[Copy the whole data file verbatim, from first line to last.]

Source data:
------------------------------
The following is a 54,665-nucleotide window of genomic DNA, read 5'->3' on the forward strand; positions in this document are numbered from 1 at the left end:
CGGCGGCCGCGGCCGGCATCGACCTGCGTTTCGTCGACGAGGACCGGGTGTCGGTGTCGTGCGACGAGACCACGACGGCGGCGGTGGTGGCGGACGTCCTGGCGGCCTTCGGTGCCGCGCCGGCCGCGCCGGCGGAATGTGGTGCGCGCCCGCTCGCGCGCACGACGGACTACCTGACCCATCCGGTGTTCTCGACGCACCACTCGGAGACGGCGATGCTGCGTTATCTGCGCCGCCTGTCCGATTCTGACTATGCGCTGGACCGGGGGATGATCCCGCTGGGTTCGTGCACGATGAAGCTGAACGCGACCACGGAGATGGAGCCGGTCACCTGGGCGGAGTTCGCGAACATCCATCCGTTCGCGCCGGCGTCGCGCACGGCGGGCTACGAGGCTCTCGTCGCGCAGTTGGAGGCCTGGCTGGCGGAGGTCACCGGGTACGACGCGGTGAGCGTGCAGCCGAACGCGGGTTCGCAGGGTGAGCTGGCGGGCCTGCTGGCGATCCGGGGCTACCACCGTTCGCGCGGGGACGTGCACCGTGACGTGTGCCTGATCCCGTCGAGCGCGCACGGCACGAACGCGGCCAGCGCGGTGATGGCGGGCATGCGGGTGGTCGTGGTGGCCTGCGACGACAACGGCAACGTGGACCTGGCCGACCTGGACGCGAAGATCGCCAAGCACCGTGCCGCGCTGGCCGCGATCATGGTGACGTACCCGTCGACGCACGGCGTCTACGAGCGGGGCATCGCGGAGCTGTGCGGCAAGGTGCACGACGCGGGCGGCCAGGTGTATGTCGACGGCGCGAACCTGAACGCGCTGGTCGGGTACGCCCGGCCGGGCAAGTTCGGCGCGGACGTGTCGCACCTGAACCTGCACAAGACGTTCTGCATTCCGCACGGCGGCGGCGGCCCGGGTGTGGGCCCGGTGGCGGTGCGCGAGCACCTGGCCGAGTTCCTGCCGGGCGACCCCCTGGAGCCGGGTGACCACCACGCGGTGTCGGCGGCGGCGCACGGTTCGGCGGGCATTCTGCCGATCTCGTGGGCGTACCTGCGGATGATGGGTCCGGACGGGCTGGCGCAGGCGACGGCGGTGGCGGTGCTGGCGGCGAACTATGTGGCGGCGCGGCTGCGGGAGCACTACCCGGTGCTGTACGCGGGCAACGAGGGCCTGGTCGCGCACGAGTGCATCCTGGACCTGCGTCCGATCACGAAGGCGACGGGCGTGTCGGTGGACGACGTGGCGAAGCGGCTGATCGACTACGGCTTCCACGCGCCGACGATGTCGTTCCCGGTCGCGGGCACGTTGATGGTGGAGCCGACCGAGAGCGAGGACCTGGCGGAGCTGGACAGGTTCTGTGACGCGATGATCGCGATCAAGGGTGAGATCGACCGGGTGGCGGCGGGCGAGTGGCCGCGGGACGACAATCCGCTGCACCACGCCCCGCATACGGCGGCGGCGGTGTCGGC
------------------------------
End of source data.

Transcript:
The following is a 54,665-nucleotide window of genomic DNA, read 5'->3' on the forward strand; positions in this document are numbered from 1 at the left end:
CGGCGGCCGCGGCCGGCATCGACCTGCGTTTCGTCGACGAGGACCGGGTGTCGGTGTCGTGCGACGAGACCACGACGGCGGCGGTGGTGGCGGACGTCCTGGCGGCCTTCGGTGCCGCGCCGGCCGCGCCGGCGGAATGTGGTGCGCGCCCGCTCGCGCGCACGACGGACTACCTGACCCATCCGGTGTTCTCGACGCACCACTCGGAGACGGCGATGCTGCGTTATCTGCGCCGCCTGTCCGATTCTGACTATGCGCTGGACCGGGGGATGATCCCGCTGGGTTCGTGCACGATGAAGCTGAACGCGACCACGGAGATGGAGCCGGTCACCTGGGCGGAGTTCGCGAACATCCATCCGTTCGCGCCGGCGTCGCGCACGGCGGGCTACGAGGCTCTCGTCGCGCAGTTGGAGGCCTGGCTGGCGGAGGTCACCGGGTACGACGCGGTGAGCGTGCAGCCGAACGCGGGTTCGCAGGGTGAGCTGGCGGGCCTGCTGGCGATCCGGGGCTACCACCGTTCGCGCGGGGACGTGCACCGTGACGTGTGCCTGATCCCGTCGAGCGCGCACGGCACGAACGCGGCCAGCGCGGTGATGGCGGGCATGCGGGTGGTCGTGGTGGCCTGCGACGACAACGGCAACGTGGACCTGGCCGACCTGGACGCGAAGATCGCCAAGCACCGTGCCGCGCTGGCCGCGATCATGGTGACGTACCCGTCGACGCACGGCGTCTACGAGCGGGGCATCGCGGAGCTGTGCGGCAAGGTGCACGACGCGGGCGGCCAGGTGTATGTCGACGGCGCGAACCTGAACGCGCTGGTCGGGTACGCCCGGCCGGGCAAGTTCGGCGCGGACGTGTCGCACCTGAACCTGCACAAGACGTTCTGCATTCCGCACGGCGGCGGCGGCCCGGGTGTGGGCCCGGTGGCGGTGCGCGAGCACCTGGCCGAGTTCCTGCCGGGCGACCCCCTGGAGCCGGGTGACCACCACGCGGTGTCGGCGGCGGCGCACGGTTCGGCGGGCATTCTGCCGATCTCGTGGGCGTACCTGCGGATGATGGGTCCGGACGGGCTGGCGCAGGCGACGGCGGTGGCGGTGCTGGCGGCGAACTATGTGGCGGCGCGGCTGCGGGAGCACTACCCGGTGCTGTACGCGGGCAACGAGGGCCTGGTCGCGCACGAGTGCATCCTGGACCTGCGTCCGATCACGAAGGCGACGGGCGTGTCGGTGGACGACGTGGCGAAGCGGCTGATCGACTACGGCTTCCACGCGCCGACGATGTCGTTCCCGGTCGCGGGCACGTTGATGGTGGAGCCGACCGAGAGCGAGGACCTGGCGGAGCTGGACAGGTTCTGTGACGCGATGATCGCGATCAAGGGTGAGATCGACCGGGTGGCGGCGGGCGAGTGGCCGCGGGACGACAATCCGCTGCACCACGCCCCGCATACGGCGGCGGCGGTGTCGGC